Kansas lost four of its top five scorers off last year's roster. There were times early in the season when Self and his old buddy and mentor, Larry Brown, would stand around at practices and wonder if this was a team that could even make the tournament. It did. Won its eighth straight conference title, too.
"Nobody even expected us to be here in the first place, for us to have a great season," KU guard Travis Releford said. "And we did. We were able to compete for a championship. We had a great year."
None of this, however, was for the faint of heart. The Jayhawks trailed by double digits in three of their five tournament games leading to the final and played every game down to the wire. They fell behind by 18 late in the first half of this one and this time, there was no big comeback to be made; not against these guys.
"We knew coming in that we had been in situations like that before," Releford said. "We played like that all year. We figured we'd come out in the second half and run how we did. It just wasn't good enough."
Davis realized early this was no shoot-first night for him at the Superdome, and Calipari all but told him to cool it at halftime.
"I said, `Listen to me, don't you go out there and try to score,"' the coach said.
The freshman listened. Sporting his near-unibrow, which the UK Wildcat mascot also decided to paste on, he endured the worst shooting night of a short college career in which he makes 64 percent. No big deal. He set the tone early on defense, swatting Robinson's shot twice, grabbing rebounds, making pretty bounce passes for assists.
Early in the second half, he made a steal that also could have been an assist, knocking the ball out of Robinson's hands and directly to Jones, who dunked for a 46-30 lead.
Then, finally. With 5:13 left in the game, he spotted up for a 15-foot jumper from the baseline that swished for a 59-44 lead, putting a dagger in one of Kansas' many comebacks.
"He was terrific," Self said. "The basket he made was one of the biggest baskets of the game."
The crowd, a little more full of Kentucky fans than Kansas, went crazy. If this guy only stays one year and only makes one shot, they're fine with that.
It's the new normal at Kentucky, where Adolph Rupp set a standard, Rick Pitino lived up to it for a while, then Calipari - hardly the buttoned-down type - was hired to bring back the glory.
He goes for the best player, no matter what their long-term goals.
Normally, the prospect of losing all those players in one swoop would have people thinking about a tough rebuilding year.
But Cal has mastered the art of rebuilding on the fly.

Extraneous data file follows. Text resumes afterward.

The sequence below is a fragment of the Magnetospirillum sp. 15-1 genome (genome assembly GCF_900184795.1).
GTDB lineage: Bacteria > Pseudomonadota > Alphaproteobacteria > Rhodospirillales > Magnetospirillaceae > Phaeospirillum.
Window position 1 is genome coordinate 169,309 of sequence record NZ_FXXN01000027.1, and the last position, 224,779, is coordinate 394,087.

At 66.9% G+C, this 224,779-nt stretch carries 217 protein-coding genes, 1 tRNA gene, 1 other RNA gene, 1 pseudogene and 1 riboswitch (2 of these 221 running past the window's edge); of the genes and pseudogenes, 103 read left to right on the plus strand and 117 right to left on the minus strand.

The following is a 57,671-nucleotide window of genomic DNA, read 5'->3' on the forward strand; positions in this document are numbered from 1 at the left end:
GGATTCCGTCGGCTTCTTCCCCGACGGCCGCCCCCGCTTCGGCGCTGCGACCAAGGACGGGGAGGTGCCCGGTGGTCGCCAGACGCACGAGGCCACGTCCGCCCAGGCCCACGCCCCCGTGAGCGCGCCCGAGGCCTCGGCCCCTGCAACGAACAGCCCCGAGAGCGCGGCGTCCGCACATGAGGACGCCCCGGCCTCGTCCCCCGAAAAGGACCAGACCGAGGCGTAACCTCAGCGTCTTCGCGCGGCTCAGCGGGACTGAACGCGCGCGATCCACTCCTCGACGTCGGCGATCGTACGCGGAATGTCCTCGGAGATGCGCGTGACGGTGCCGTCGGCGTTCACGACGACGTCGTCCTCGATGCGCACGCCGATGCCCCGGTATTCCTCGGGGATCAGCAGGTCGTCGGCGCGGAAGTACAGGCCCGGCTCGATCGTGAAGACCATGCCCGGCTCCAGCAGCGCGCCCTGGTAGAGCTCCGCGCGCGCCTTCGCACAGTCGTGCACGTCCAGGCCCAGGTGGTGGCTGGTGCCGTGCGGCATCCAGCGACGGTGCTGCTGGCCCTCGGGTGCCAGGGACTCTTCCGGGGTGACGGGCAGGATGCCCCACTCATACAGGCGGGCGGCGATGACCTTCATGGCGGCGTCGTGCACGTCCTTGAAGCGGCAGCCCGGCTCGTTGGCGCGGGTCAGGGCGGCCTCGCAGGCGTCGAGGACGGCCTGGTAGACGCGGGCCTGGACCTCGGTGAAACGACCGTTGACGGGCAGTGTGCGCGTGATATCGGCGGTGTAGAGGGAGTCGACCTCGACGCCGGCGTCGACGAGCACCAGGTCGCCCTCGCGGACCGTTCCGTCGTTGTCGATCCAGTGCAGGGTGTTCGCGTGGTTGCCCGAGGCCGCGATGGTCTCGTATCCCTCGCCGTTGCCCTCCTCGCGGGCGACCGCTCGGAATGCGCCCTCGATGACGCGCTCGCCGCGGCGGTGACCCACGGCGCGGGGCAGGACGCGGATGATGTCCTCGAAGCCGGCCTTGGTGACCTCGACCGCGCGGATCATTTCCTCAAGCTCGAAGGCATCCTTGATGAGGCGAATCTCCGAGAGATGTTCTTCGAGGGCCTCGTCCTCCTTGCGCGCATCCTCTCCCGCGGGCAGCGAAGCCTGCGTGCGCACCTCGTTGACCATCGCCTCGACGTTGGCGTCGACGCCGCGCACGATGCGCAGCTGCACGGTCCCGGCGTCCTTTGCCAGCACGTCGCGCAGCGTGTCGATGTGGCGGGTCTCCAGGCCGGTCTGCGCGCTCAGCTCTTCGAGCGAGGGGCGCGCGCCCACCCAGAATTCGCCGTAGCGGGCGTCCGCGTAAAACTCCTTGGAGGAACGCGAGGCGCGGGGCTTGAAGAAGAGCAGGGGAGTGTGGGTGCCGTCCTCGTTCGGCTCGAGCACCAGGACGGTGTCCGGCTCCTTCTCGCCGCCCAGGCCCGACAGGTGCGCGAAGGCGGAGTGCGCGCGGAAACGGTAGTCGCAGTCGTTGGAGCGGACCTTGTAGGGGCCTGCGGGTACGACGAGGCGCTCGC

He's the coach who brings in the John Walls, Brandon Knights and Derrick Roses (at Memphis) for cups of coffee, lets them sharpen up their resumes, then happily says goodbye when it becomes obvious there's nothing left for them to do in school.
Last year, the formula resulted in a trip to the Final Four that ended with a crushing loss to Connecticut in the semifinals.
This year, Davis, Kidd-Gilchrist and the rest came to Lexington with big-time bona-fides, and they didn't disappoint. Kentucky lost only twice all season - once on a buzzer-beater at Indiana, the second time last month in the SEC tournament title game to Vanderbilt, in the arena across the way from the Superdome.
That trip to New Orleans might have been, as Calipari put it, just what the doctor ordered for a team that could sometimes border on arrogance.
They rebounded nicely for the real tournament, and through it all, the coach refused to apologize for the way he recruits or how he runs his program. Just playing by the rules as they're set up, he says, even if he doesn't totally agree with them. Because he refuses to promise minutes or shots to any recruit and demands teamwork out of all of them, he says he comes by these players honestly.
He has produced nine first-round picks in the last four drafts with a few more coming. This latest group will have an NCAA title in tow and the everlasting love of a fan base that bleeds basketball.
When it was over, all that Kentucky talent ran to the corner of the court, got in a group huddle and jumped up and down like the kids they really are. Will Calipari coach any of them again?
"What I'm hoping is there are six first-rounders on this team," the coach said. "I'm fine with that. That's why I've got to go recruiting on Friday."